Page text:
Gala des Étoiles


2015 Gala des Étoiles dance recital at the Teatro alla Scala. Stars dancers (alphabetical order) Roberto Bolle, Claudio Coviello, Marlon Dino, Maria Eichwald, Melissa Hamilton, Lucia Lacarra, Nicoletta Manni, Massimo Murru, Leonid Sarafanov, Alina Somova, Ivan Vasiliev, Maria Vinogradova, Svetlana Zakharova, and Mick Zeni. David Coleman conducts the Orchestra del Teatro alla Scala. Directed for TV by Lorena Sardi. Released 2016, disc has 5.1 dts-HD Master Audio sound. Grade: A (see qualifications below)

A ballet gala is a series of short selections from famous dance productions with top artists (home-based and guests) performing with minimum sets and props. Ballet patrons — wined, dined, and primed — cheer on the stars, especially the home favorites. Let's jump right into screenshots for each selection:

1. Three Preludes with Lucia Lacarra and Marlon Dino; choreography by Ben Stevenson; music by Sergei Rachmaninov; solo piano by Roberto Cominati. I'm in Dallas, Texas, and I'm so proud! Out of the entire world of dance, this Gala opens with something from Ben, today Director of the Texas Ballet Theater and godfather of dance in Dallas/Fort Worth! Three Preludes is a great choice for this — combining classical purity with strikingly original passages, all covering a smoldering sexuality. Lucia Lacarra and Marlon Dino, a married couple, are stars of the Bavarian State Opera Ballet:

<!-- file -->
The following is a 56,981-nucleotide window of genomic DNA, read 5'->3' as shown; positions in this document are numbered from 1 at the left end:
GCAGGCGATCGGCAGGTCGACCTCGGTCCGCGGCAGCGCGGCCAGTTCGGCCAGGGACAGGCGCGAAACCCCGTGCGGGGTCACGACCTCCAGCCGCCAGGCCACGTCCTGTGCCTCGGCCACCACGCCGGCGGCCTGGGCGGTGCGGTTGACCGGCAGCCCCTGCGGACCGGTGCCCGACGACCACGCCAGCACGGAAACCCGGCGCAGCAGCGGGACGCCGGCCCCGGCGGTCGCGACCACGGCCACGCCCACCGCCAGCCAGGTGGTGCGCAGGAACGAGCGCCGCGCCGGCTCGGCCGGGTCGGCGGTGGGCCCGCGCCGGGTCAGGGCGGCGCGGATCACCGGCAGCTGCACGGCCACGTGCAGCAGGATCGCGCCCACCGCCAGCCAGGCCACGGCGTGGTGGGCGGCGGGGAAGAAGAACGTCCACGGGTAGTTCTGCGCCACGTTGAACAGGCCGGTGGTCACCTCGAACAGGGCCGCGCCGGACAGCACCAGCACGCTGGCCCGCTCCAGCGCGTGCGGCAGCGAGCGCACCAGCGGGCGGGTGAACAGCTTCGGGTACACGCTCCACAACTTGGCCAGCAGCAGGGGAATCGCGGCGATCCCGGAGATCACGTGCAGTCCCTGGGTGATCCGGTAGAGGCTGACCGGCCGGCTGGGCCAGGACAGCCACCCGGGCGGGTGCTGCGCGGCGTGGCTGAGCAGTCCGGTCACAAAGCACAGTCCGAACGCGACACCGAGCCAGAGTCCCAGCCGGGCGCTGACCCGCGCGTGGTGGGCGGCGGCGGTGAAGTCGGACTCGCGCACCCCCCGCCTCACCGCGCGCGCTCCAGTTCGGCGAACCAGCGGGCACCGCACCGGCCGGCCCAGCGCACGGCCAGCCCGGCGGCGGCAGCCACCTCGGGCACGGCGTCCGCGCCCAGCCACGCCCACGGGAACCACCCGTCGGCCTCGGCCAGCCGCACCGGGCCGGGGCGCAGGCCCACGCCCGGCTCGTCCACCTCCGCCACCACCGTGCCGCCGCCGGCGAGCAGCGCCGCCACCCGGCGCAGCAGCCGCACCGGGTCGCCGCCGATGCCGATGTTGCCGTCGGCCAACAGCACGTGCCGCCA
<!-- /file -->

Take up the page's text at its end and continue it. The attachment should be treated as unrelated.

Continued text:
2. L'Histoire de Manon - Pas de Deux, Act I Scene 2 with Melissa Hamilton and Claudio Coviello; choreography by Kenneth Macmillan; music by Jules Massenet. We know Melissa well as a First Soloist with the Royal Ballet and star in Infra. Claudio Coviello is a principal at La Scala. Props help out with this costume drama. (We just got a full ballet version of Manon from the Paris Opera Ballet, and it has Roberto Bolle as guest star):

3. Le Rose Malade with Maria Eichwald and Mick Zeni; ballet by Roland Petit; music by Gustav Mahler. Maria Eichwald is now Principal Dancer at the Stuttgart Ballet. Mick Zeni is a Principal at La Scala. The music is the famous Agagio from Mahler's Symphony No. 5. This seemed to be a favorite of the Gala audience. It's inspired, I think, by a poem in English published in 1794 by William Blake:

O Rose thou art sick.
The invisible worm,
That flies in the night
In the howling storm:
Has found out thy bed
Of crimson joy:
And his dark secret love
Does thy life destroy.


4. Grand Pas Classique with Alina Somova (from the Mariinsky in Saint Petersburg) and Leonid Sarafanov (from the Mikhailovsky in Saint Petersburg); choreography by Victor Gsovsky; music by Daniel-François Auber. A grand pas classique isn't connected to characters or a story---it's made to let star dancers show off technique. First below a classic pose:


The shot next  below is the end of an impressive display by Somova of balance, strength, and control. While keeping her weight always on the left leg, she slowly makes 21 "kicks" of various sorts with her left leg (I'm chicken to try to describe this in French). Mixed in with the kicks are a number of complete rotations. Her heel is on the floor except then she rises to pointe for each move---all seemingly without the slightest effort or difficulty:

5. Carmen - Pas de Deux with Polina Semionova and Roberto Bolle; ballet by Roland Petit; music by Georges Bizet. The local god of La Scala is, of course, Roberto Bolle, shown here as Don José: